Burned buildings reveal sacking of ancient Turkish city 3,500 years ago

OI-led excavation discovers pottery, tools in historical city of Sam’al

More than 3,500 years ago, a rising kingdom called the Hittite Empire was expanding, testing the limits of its strength. It would soon destroy Babylon, but first, its army sacked and burned a city nestled in the mountains of modern-day Turkey called Sam’al—located on a major route of trade between Mesopotamia and the Mediterranean Sea.

The charred ruins from that fateful day were uncovered for the first time in millennia during an excavation by the University of Chicago’s Oriental Institute, which is celebrating its 100th anniversary this year. The excavation is part of the OI’s mission to understand the ancient Middle East, which has helped shape our picture of Western civilization.

“It’s an incredibly lucky find. Every archaeologist hopes for an intact destruction layer because it gives you a snapshot of a day in the life of this town,” said David Schloen, a professor of Near Eastern Languages and Civilizations and a leading scholar of the ancient Middle Eastern world who co-directs the excavation. “Pottery is still sitting inside the buildings where the inhabitants left it in 1650 B.C. You know that everything is where it would be on a typical day, which is really valuable cultural knowledge.”

The site, located at Zincirli (pronounced “Zin-jeer-li”) in southern Turkey, has been excavated by the OI since 2006 (in collaboration with the University of Tübingen in Germany since 2014). Millennia ago, it was the city of Sam’al, and the excavation has documented its rise and fall as an Iron Age kingdom.

Finding an earlier Bronze Age layer beneath it was a surprise, the scholars said. But their latest field season revealed a clear destruction layer, including two burned buildings that had been sealed under collapsed bricks and roof debris. Inside were 10 rooms, small figurines, and shattered but complete sets of pottery. “You can tell the burning was intense,” Schloen said; for example, several storage pots had deeply burned debris around them as though they had contained flammable materials like oil or wine. In another room, a dagger lay on the floor where its owner had dropped it millennia ago.

And unusual for such a finding, the team named the likely culprit. “We’re ready to say a well-known Hittite king, named Ḫattušili I, did it,” Schloen said.

Ḫattušili was a founding ruler of the Hittite Empire, situated with its capital near modern-day Ankara in Turkey. At its largest, the empire stretched across what is now Turkey and northwestern Syria. In the early 17th century B.C. the Hittites were testing their ambitions—and Sam’al was in their radius.

The team was able to point the finger at Ḫattušili I thanks to decades of work documenting the history of the region, especially by the OI—including a long-running project to create the most extensive dictionary of the Hittite language. The Zincirli excavation draws extensively on this research, Schloen said.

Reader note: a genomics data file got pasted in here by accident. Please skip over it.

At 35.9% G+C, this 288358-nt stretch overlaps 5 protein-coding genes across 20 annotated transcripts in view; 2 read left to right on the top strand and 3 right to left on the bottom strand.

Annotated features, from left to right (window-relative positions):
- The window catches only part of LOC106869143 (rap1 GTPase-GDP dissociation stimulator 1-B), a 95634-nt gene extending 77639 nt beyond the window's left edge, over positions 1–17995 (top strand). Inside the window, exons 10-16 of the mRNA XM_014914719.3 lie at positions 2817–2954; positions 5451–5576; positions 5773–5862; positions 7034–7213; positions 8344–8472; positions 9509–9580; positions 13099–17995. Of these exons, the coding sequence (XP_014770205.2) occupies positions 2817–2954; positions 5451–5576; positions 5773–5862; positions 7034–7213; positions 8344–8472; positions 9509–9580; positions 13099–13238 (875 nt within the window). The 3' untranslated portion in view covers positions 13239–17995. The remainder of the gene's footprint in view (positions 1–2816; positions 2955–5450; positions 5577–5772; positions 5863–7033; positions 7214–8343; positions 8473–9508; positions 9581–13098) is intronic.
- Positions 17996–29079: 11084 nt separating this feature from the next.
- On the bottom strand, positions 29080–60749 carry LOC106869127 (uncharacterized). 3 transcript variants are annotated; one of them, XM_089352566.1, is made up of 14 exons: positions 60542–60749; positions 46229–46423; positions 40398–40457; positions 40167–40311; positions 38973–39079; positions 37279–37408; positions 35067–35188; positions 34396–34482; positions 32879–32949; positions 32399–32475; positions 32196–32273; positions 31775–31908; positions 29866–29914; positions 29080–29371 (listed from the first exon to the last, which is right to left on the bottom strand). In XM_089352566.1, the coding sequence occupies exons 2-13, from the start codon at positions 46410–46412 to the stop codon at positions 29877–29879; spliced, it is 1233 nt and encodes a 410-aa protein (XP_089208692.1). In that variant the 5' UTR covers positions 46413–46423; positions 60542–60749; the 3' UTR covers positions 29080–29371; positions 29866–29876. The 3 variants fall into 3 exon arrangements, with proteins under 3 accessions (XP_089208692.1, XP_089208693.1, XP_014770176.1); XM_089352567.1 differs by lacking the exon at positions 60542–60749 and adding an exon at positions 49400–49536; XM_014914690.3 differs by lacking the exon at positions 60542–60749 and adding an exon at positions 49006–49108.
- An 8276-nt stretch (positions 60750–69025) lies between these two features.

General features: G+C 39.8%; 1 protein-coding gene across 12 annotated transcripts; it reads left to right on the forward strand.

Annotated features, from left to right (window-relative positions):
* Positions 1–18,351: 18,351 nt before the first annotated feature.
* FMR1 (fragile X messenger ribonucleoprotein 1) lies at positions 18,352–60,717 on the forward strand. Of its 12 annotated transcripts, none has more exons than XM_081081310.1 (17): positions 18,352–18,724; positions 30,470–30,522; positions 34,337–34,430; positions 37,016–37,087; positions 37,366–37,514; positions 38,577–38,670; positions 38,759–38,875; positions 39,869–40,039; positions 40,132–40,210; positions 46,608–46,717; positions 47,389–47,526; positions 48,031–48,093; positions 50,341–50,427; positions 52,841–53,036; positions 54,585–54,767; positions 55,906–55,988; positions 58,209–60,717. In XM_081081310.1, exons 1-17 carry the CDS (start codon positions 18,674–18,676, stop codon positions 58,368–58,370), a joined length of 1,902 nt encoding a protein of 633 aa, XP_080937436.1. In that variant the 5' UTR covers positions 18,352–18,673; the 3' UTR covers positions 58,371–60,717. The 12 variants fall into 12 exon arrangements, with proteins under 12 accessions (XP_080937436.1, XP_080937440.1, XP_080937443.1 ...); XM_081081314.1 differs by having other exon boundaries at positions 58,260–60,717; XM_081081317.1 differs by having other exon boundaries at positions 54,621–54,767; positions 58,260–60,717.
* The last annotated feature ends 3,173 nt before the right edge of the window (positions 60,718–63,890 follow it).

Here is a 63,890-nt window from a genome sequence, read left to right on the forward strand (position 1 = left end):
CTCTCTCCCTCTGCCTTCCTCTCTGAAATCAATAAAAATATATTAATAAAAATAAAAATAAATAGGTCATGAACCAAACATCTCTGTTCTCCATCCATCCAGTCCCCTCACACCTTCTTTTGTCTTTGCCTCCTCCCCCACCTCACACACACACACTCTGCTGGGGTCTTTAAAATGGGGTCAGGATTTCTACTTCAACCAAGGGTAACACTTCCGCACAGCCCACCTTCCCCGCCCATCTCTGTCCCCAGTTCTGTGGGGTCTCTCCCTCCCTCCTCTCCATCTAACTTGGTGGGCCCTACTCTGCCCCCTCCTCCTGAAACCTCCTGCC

“What’s really valuable is having the cultural context to explain all of this,” he said. “This intellectual foundation allows us to excavate a site and have enough of a narrative to try to understand what the economic and cultural impacts of these empires were on a city’s inhabitants.”

For example, the findings included many bowls, drinking goblets, cooking pots and storage jars, which the team plans to analyze to see if there are any traces of what they once held.

However violent the fall of the city was, Schloen said the excavation uncovered no human remains. The people of the city would probably have surrendered and been sold into slavery. “People are worth much more alive,” he said.

The city would rise again, however, becoming a player on the ancient Middle Eastern stage with its own civilization. For example, finds from later periods of occupation at the site include a stone monument from ca. 735 B.C. that provides the first written evidence that people in the region believed the soul was separate from the body.

The Hittite Empire, meanwhile, would go on to sack Babylon. But then its power waxed and waned over the next several centuries. “As it expanded, it butted heads with the other superpower of the day—Egypt,” Schloen said. This conflict would end with a peace treaty in 1250 B.C. that is preserved in both Egyptian and Hittite writings.

Over the years, scores of undergraduate and graduate students have worked at the Zincirli site through the OI, Schloen said.

“There are very few universities in the world with these kinds of substantial, large-scale, sustained field projects that are training grounds for the next generation of archaeologists,” he said. “You can’t learn archaeology sitting in a library—you have to learn it out in a field, and this takes resources and a real institutional commitment. We are especially grateful to our sponsors for supporting this project.”

Since its founding in 1919, the OI has led a century of excavations and research projects throughout the Middle East, many of which continue today in countries including Egypt, Iraq, Turkey and Afghanistan. The comprehensive and rigorous work of OI scholars deciphers ancient languages; reconstructs histories, literatures and religions of long-lost civilizations; and creates transformative dictionaries that serve as cultural encyclopedias essential to understanding the ancient world. As part of the centennial celebrations, the OI Museum’s galleries have been fully renovated and more than 500 new objects have been put on display. Special events as well as artist collaborations are planned throughout the 2019–2020 academic year, kicking off with a public celebration on Saturday, Sept. 28. A full listing is available at the centennial website

Funding: Neubauer Family Foundation, the National Endowment for the Humanities, the German Research Foundation (DFG), and other sources.